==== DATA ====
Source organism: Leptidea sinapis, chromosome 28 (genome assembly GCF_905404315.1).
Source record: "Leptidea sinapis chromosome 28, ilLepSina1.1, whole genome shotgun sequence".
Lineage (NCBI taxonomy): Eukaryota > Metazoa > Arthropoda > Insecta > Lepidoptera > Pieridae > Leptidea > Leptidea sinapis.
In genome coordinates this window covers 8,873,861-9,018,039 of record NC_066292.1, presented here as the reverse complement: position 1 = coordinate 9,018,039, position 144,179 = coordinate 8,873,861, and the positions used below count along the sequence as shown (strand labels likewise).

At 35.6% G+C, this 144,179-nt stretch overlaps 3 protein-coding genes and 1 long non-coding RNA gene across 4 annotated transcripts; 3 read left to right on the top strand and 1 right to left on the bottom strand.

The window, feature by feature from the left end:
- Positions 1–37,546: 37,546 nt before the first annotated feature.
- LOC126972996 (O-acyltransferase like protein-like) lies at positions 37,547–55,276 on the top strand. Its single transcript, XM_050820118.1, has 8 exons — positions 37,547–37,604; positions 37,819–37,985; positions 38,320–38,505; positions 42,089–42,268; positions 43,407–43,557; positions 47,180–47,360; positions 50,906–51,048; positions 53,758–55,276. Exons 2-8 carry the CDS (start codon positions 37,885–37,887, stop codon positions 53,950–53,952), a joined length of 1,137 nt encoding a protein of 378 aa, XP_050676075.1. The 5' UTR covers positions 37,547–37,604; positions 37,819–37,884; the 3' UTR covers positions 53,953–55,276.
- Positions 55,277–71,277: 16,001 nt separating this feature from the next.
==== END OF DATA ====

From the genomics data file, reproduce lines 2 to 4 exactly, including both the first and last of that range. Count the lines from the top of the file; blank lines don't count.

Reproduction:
Source record: "Leptidea sinapis chromosome 28, ilLepSina1.1, whole genome shotgun sequence".
Lineage (NCBI taxonomy): Eukaryota > Metazoa > Arthropoda > Insecta > Lepidoptera > Pieridae > Leptidea > Leptidea sinapis.
In genome coordinates this window covers 8,873,861-9,018,039 of record NC_066292.1, presented here as the reverse complement: position 1 = coordinate 9,018,039, position 144,179 = coordinate 8,873,861, and the positions used below count along the sequence as shown (strand labels likewise).